I got a couple of Japanese water stones for my birthday this year and I've now had a bit of practice with them, using my Helle Wind. The knife gets some good use in the field but a short session with the waterstones has it scary sharp again; good enough that it will take the hairs off my arm!

    ATB
    Paul
    Last edited by BarnsleyBob; 08-05-2009 at 11:28 AM.
    Wyrd bi ful ard

  5. #35
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    Thanks Pete, i have been struggling for years to get a decent edge, i tried your way and it works!!!!!!!!!!!!!!!!!!!!!!

    Kev

  6. #36
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    Glad it helped, Clangy, old thing.

  7. #37
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    clive, iowa, usa
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    Disc sharpeners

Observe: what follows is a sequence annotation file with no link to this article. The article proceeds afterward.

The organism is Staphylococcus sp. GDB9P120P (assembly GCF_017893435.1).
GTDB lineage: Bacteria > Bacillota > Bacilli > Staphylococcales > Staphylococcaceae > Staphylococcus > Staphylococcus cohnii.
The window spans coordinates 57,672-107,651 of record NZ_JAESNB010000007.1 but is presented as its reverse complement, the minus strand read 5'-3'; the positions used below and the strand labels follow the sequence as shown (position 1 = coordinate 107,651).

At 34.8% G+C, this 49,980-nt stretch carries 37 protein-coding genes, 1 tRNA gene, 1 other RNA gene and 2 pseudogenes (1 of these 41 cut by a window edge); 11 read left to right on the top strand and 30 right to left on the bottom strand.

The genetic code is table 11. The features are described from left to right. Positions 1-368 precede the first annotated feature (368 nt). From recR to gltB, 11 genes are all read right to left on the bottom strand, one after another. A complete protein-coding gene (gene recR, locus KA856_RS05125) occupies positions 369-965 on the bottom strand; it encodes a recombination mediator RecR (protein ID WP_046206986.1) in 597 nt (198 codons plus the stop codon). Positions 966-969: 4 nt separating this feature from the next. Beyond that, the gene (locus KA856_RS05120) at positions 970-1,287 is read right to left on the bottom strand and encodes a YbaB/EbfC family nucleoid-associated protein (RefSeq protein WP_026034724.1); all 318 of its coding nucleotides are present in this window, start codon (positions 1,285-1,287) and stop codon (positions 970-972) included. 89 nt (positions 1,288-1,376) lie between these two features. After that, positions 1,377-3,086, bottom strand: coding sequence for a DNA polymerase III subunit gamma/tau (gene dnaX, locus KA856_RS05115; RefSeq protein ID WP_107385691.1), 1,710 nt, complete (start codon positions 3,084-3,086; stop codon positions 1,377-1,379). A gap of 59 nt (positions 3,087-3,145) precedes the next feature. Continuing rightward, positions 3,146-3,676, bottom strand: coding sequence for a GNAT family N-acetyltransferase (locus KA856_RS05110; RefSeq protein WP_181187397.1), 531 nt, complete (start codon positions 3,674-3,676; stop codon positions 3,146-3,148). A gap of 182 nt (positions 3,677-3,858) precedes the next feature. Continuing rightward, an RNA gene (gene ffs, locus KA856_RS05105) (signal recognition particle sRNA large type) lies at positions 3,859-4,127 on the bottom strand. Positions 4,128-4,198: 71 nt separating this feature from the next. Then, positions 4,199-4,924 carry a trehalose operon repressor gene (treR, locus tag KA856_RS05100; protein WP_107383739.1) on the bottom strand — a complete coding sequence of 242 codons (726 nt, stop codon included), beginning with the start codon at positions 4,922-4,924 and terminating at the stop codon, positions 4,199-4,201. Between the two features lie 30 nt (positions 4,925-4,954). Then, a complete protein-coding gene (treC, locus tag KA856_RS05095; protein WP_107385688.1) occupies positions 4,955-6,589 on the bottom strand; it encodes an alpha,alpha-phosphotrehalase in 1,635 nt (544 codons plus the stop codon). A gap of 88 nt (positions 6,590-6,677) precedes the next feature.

I use an Ecko kitchen sharpener for most of my sharpening on knives, arrowheads and even machetes and axes.

    It consists of 8 interlocking discs of tool steel. Maybe not the best way, but the fastest and easiest. Used it for 40 yrs and bought a second at a yard sale. I cut the handle off the first one. The new one retains the handle for axes, machetes, entrenching tools and other large blades.

    I use the old fashioned if things get really dull.

    If you have a steel table, like in the restaurant biz or in a machine or wood shop, you can use it like stone as long as the table is not knicked.

    Brian
    Des Moines

  8. #38